What Is Law?
Law is a set of rules created and enforced by social or governmental institutions to regulate behavior. Its precise definition is a matter of longstanding debate.
There are many different branches of Law, ranging from the law of contracts to the law of torts. Each of these areas has its own unique history and practice.
Legal theories and methods can be applied to a wide variety of subjects, including the social sciences, philosophy, religion, politics, and economics. Some common legal theories and methods include the theory of enforcing contract, the law of property, and the law of torts.
A law can be defined as a statement about invariable relationships among phenomena that apply universally but only approximately to the circumstances under which they are observed. In the science of physics, for example, Boyle’s law describes how the volume of an ideal gas changes when its pressure is changed and its temperature remains constant.
These laws are not a description of the forces that govern these phenomena. They are rather a generalized observation about the relationship between a set of things in the world, and are often framed as a mathematical statement or scientific hypothesis.
In contrast, in the sciences, there are a variety of laws that describe invariable relationships between phenomena, such as the law of gravity or the law of thermodynamics. The law of thermodynamics, for instance, states that the energy contained in a closed system remains constant, even if the temperature and pressure change.
The law of gravity, on the other hand, states that an object thrown up will fall. This is a law because the result of throwing up is consistent with the reality that a thrown object will fall.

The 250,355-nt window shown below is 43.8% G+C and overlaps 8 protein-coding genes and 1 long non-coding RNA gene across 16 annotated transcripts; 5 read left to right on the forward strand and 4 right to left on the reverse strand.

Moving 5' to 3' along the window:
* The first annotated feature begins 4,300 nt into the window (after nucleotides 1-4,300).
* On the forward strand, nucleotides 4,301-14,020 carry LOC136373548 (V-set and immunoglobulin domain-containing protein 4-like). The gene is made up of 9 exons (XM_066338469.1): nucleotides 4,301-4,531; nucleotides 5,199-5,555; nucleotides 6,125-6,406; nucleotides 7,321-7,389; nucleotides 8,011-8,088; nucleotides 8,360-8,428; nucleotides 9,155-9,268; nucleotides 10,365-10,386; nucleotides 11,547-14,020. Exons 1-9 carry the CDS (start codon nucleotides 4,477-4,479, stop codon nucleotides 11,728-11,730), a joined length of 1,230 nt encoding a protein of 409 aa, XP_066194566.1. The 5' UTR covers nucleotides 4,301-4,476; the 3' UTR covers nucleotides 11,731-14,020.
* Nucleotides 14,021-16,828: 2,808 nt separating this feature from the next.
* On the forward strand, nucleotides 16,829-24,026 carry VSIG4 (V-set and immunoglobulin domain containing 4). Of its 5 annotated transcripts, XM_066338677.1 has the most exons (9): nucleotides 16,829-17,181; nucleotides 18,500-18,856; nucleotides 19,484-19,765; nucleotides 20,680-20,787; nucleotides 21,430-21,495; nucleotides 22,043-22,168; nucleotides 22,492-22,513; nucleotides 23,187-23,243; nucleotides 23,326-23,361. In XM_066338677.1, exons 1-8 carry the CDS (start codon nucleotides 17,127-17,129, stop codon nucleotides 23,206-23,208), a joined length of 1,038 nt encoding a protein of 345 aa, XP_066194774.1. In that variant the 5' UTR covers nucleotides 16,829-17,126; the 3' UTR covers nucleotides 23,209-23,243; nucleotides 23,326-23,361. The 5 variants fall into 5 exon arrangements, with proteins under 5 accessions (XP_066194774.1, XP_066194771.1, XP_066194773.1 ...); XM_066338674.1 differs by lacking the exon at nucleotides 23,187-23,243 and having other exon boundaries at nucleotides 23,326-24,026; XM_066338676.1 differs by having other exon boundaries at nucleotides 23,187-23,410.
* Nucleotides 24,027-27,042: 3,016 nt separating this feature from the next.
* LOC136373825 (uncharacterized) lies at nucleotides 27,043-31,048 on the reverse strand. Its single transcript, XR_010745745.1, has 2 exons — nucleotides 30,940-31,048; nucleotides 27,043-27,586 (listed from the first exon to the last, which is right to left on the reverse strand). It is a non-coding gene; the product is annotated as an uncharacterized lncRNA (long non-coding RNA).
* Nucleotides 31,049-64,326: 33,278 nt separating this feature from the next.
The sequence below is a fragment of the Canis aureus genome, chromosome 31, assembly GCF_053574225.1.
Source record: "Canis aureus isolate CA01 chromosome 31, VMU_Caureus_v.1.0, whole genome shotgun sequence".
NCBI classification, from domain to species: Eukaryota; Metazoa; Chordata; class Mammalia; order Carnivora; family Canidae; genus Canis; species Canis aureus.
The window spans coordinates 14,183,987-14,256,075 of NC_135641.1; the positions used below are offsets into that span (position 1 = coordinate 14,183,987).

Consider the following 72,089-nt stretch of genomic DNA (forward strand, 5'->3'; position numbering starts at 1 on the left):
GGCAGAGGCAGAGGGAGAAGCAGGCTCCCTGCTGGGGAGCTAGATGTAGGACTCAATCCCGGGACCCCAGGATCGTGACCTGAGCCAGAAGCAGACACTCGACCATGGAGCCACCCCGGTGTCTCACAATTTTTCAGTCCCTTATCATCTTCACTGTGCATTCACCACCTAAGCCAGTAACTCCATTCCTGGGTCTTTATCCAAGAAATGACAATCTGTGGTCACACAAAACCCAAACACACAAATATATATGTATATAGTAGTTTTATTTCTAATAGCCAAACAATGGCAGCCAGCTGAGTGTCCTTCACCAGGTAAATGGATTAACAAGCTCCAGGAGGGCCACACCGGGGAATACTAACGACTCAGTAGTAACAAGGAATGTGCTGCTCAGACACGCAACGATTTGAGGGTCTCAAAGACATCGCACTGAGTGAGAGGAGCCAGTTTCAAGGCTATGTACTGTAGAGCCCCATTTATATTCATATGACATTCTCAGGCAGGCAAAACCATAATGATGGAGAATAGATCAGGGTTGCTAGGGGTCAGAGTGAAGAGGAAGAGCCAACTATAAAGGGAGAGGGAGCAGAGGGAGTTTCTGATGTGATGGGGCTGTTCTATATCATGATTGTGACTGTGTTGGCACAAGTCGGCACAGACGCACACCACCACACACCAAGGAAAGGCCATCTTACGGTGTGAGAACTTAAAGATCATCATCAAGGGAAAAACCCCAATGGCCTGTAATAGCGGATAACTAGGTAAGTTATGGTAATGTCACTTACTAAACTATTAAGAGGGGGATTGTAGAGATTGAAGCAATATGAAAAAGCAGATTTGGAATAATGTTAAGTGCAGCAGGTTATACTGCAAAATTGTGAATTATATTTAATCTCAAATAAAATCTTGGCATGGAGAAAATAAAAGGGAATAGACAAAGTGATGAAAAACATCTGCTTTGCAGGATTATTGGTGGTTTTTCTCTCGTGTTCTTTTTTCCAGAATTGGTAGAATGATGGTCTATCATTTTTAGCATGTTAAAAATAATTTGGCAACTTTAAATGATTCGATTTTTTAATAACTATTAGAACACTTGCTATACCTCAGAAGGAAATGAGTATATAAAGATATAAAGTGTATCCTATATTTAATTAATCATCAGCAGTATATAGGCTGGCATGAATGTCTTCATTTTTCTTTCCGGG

Laws may be active or passive (see Lyons 1970; Sumner 1987). The latter type, referred to as “Hohfeldian,” refers to a variety of norms that are determinative of what parties may or cannot do.
Some Hohfeldian norms are first-order (e.g., claims, privileges, powers), while others are second-order (e.g., immunities).
One of the most hospitable fields to the Will Theory is private law, which includes contract, tort, and trust law. In these fields, right-holders often enjoy considerable control over the Hohfeldian positions that they stand in in relation to other parties, ranging from their ability to waive certain obligations owed to them to the power to transfer some rights or appoint someone else to take on those obligations in their stead.
Another important area of law is criminal law, which outlines the rules and procedures for how individuals can be charged with crimes. This includes both state-enforced laws, such as the law of murder and the law of manslaughter, and private law, which deals with a variety of crimes, from sexual assault to burglary.
There are a number of resources available online for research on law, including subscription databases such as Westlaw and LexisNexis, as well as legal periodicals indexing services like HeinOnline. These databases offer access to articles from most major law reviews, legal newspapers, bar association journals, and specialty law publications.